Wednesday, October 19, 2011
The Layoff Project: "You are in the middle of a very emotional and stressful period."
Another pharma veteran writes in with his story for the Layoff Project:
What should you do the first week? Should you take a break? Jump right in to finding a new job?
File for unemployment immediately. We were eligible for benefits even though we were on severance. Take that money and sock it away for when your severance ends.
My company also gave us a week to clear our out stuff, send goodbye emails and the like (we had full access to the network, minus the electronic notebook). I think it's a good week to clear out the clutter, touch base with folks that might help you down the road and let the initial shock/anger/depression pass. You'll think more clearly in a week's time. I did.
How can your family and friends help?
Tougher question. After a while I got a bit tired of being asked questions about my severance, my job prospects, what I was going to do. I think good friends, colleagues and family members should give you some space until you start discussing things and take it from there. Even the conversations that had great intentions can feel like someone is pitying you. No one wants or needs that after losing your job, and maybe your career.
Was the help the company offered you (outplacement, etc.) useful?
It was useful to simply get out of the house and interact with human beings. A few classes were good, but most weren't geared towards scientists looking for jobs.
What financial advice can you offer? What should/did you do? What should you NOT do?
Again, file for unemployment and stash that money. Do not touch your 401K unless you're about to lose your house. My company gave us a sheet about what you shouldn't do that first month. Basically it said to make no major life decisions that first month (aside from the one they just made for you, of course). No major purchases, vacations, etc. I think those are actually good suggestions. You are in the middle of a very emotional and stressful period. You don't want to make major decisions while you're still in a bit of shock. Let things slow back down and start to assess your options.
When did you start looking for another position?
After two weeks. I had to travel to bury a relative, so that slowed things down a bit. There were a few openings in other areas in my company that I sought out unsuccessfully at first.
How painful was finding another position?
Basically in order to keep my wife from leaving her critical position, I ended up being placed into a Development group (I was in Discovery), doing a job I didn't have much experience or expertise. It was a great learning experience, but it was a bit ego bruising to land a job not because I was the best candidate.
What should someone be emotionally prepared for?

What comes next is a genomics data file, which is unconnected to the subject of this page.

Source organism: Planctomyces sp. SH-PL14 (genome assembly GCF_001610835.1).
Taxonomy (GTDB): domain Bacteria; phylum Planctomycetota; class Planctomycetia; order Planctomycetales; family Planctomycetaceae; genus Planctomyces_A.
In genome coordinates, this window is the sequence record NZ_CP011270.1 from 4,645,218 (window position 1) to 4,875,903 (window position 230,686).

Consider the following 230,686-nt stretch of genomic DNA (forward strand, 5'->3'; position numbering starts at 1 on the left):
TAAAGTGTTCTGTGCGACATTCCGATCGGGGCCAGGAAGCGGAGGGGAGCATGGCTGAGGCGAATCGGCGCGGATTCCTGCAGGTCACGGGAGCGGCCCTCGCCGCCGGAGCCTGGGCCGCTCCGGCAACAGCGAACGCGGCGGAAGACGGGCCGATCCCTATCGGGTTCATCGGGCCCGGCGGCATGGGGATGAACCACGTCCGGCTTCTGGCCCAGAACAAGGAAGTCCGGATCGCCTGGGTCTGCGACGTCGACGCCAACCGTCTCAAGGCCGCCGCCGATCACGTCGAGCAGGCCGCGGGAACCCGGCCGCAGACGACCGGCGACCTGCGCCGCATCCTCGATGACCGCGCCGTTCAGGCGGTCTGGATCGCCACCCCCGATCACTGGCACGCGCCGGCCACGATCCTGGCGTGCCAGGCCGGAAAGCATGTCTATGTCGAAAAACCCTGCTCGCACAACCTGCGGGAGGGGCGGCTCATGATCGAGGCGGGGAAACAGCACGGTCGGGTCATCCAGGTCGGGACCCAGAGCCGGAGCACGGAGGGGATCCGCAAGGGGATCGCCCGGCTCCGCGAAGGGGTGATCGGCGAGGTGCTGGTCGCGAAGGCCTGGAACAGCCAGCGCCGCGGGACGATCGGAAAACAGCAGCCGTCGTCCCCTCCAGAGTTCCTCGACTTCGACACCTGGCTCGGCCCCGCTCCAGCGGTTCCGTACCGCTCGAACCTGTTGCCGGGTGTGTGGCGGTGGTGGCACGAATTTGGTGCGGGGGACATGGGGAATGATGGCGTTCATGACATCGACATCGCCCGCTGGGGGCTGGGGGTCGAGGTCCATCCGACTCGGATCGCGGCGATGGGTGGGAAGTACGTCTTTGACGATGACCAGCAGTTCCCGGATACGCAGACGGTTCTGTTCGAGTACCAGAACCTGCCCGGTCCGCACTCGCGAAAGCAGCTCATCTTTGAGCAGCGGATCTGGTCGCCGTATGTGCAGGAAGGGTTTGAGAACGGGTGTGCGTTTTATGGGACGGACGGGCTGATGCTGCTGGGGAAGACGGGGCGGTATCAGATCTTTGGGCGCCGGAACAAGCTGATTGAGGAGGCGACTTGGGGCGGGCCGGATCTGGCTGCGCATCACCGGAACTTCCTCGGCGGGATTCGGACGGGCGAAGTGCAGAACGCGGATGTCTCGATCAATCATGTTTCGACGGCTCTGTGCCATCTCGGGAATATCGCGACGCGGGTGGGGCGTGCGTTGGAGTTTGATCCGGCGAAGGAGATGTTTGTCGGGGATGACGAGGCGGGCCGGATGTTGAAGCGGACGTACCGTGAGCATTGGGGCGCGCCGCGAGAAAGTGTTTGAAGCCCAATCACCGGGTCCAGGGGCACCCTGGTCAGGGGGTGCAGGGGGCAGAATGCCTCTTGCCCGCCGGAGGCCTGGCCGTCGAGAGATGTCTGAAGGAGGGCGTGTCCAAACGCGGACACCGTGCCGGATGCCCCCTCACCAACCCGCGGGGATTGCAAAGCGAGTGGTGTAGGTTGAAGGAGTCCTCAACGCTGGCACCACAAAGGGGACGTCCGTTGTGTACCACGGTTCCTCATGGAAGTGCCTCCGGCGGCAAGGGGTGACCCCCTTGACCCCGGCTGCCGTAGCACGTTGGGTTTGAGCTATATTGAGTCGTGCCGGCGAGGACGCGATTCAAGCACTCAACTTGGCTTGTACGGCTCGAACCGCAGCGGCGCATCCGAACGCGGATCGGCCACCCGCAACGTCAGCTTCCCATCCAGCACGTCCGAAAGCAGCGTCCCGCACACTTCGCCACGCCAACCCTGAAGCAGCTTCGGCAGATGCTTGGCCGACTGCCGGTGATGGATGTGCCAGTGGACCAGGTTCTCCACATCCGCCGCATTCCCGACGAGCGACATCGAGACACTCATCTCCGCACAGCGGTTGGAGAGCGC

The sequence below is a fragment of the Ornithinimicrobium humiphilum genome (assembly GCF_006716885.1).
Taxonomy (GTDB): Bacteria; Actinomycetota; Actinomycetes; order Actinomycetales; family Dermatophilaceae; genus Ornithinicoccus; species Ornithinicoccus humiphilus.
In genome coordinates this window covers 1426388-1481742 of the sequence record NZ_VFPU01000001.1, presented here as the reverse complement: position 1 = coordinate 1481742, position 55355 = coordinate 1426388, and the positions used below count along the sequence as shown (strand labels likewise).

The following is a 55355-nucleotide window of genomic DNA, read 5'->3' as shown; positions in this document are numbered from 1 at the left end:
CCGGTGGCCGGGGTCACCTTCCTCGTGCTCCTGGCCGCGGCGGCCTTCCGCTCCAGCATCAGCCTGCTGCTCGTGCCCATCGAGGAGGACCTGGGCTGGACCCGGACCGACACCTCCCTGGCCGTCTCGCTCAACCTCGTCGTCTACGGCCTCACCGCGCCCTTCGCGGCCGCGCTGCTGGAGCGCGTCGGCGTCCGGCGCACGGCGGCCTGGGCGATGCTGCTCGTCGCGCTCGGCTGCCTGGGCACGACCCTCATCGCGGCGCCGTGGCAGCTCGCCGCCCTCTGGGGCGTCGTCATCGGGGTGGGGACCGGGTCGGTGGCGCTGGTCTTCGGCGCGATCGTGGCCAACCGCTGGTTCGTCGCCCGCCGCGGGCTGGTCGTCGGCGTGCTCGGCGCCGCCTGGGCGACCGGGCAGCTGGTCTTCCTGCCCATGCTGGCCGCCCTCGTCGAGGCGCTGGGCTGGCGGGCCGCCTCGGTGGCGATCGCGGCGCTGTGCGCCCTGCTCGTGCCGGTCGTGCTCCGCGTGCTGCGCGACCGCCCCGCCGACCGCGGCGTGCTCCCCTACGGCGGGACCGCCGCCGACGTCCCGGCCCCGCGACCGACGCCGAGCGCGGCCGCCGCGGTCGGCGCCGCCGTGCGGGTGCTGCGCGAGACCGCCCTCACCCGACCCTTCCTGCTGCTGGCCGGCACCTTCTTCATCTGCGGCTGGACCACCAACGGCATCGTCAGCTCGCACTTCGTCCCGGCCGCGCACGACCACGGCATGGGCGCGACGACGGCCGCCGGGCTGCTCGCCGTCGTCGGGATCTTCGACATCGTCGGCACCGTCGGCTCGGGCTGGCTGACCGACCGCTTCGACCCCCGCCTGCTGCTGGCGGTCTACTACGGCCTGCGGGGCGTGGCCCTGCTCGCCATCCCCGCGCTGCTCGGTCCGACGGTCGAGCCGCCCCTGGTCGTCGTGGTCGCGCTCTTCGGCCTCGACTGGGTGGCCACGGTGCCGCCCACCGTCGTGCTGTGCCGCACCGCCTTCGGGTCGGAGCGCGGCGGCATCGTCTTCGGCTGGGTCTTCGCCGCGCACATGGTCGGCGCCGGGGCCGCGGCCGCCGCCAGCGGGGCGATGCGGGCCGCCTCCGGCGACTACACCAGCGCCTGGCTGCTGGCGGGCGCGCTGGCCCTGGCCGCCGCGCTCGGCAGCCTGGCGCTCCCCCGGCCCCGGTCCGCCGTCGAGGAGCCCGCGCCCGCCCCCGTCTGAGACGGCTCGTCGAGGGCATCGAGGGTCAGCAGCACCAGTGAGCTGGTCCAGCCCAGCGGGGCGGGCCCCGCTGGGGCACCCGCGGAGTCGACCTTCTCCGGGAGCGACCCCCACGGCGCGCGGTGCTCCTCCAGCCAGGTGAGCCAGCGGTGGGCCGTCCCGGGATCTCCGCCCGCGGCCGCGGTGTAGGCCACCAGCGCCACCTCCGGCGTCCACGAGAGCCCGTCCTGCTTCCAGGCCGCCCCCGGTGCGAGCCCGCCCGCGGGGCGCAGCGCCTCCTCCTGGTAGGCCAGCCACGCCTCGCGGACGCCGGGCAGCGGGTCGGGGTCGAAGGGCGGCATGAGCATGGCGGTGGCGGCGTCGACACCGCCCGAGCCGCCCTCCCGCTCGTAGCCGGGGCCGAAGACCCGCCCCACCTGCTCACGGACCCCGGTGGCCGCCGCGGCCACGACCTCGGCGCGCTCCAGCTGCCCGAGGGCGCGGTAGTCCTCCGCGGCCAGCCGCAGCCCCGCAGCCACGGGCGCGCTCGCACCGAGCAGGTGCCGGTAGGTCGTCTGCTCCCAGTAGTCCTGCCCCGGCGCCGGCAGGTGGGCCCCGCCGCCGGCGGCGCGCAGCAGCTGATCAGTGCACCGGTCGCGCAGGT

The 7 stages of grief, basically. Losing your job/career is very much similar to losing a loved one. You'll run through all the major emotions at one time or another.
How did you spend your typical day?
Lots of internet searching for jobs. Emailing friends and former colleagues. I read a lot of books that I had always wanted to, but didn't have the time. Worked out. Did all of the household chores, grocery shopping, cooking and the like. My dog loved all the extra attention and walks. Since she died in March, I look back to that time period very happily in some respects because I got to spend so much time with her that I never would have.
What behaviors do you think were helpful or not helpful?
I should have gotten out of the house more than I did, especially when the weather got nicer. I tended to hunker down at home too much. Get out, even if it's to the library. Volunteer someplace to be around others. One major rule I had was no drinking during the day if I was at home. It could be a slippery slope from having a beer with lunch to having 12 by dinner. Didn't want to slide down that road, especially as the unemployment time extends further.
As hard as it is to say, try to enjoy some of your time off. I hadn't had a break since college, and not having to be someplace every morning was kind of nice. I'd watch my wife head off to work while I drank coffee and read the newspaper. Do something that you've wanted to do but didn't have the time. Read, write, take on a project at home you always pushed aside. Work out, volunteer at a dog shelter or hospital. You never know where your next connection could come from. Lastly, don't blame yourself for losing your job and let go of the anger you may have from your former company. Let it go, it wasn't personal.
CJ here again. Thanks to our anonymous contributor and best wishes to him (and all of us.)